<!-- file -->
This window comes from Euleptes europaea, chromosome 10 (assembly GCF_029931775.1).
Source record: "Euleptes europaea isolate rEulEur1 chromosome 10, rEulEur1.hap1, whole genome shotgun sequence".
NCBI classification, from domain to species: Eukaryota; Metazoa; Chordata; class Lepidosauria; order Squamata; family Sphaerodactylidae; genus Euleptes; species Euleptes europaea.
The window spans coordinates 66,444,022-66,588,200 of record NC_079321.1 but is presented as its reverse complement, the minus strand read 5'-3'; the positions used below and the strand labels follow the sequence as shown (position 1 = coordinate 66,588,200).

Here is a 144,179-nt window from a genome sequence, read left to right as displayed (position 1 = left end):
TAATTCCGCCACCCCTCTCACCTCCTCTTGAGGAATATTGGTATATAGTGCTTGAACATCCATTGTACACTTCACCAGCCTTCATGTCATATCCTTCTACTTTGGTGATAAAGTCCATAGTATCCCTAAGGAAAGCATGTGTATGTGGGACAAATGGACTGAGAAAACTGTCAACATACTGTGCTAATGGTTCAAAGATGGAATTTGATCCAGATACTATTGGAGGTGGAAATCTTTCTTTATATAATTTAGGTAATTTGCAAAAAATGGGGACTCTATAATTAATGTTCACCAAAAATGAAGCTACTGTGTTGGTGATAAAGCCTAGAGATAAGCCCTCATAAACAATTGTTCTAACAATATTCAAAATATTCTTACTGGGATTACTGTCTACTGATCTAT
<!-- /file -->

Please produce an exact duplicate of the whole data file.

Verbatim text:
This window comes from Euleptes europaea, chromosome 10 (assembly GCF_029931775.1).
Source record: "Euleptes europaea isolate rEulEur1 chromosome 10, rEulEur1.hap1, whole genome shotgun sequence".
NCBI classification, from domain to species: Eukaryota; Metazoa; Chordata; class Lepidosauria; order Squamata; family Sphaerodactylidae; genus Euleptes; species Euleptes europaea.
The window spans coordinates 66,444,022-66,588,200 of record NC_079321.1 but is presented as its reverse complement, the minus strand read 5'-3'; the positions used below and the strand labels follow the sequence as shown (position 1 = coordinate 66,588,200).

Here is a 144,179-nt window from a genome sequence, read left to right as displayed (position 1 = left end):
TAATTCCGCCACCCCTCTCACCTCCTCTTGAGGAATATTGGTATATAGTGCTTGAACATCCATTGTACACTTCACCAGCCTTCATGTCATATCCTTCTACTTTGGTGATAAAGTCCATAGTATCCCTAAGGAAAGCATGTGTATGTGGGACAAATGGACTGAGAAAACTGTCAACATACTGTGCTAATGGTTCAAAGATGGAATTTGATCCAGATACTATTGGAGGTGGAAATCTTTCTTTATATAATTTAGGTAATTTGCAAAAAATGGGGACTCTATAATTAATGTTCACCAAAAATGAAGCTACTGTGTTGGTGATAAAGCCTAGAGATAAGCCCTCATAAACAATTGTTCTAACAATATTCAAAATATTCTTACTGGGATTACTGTCTACTGATCTAT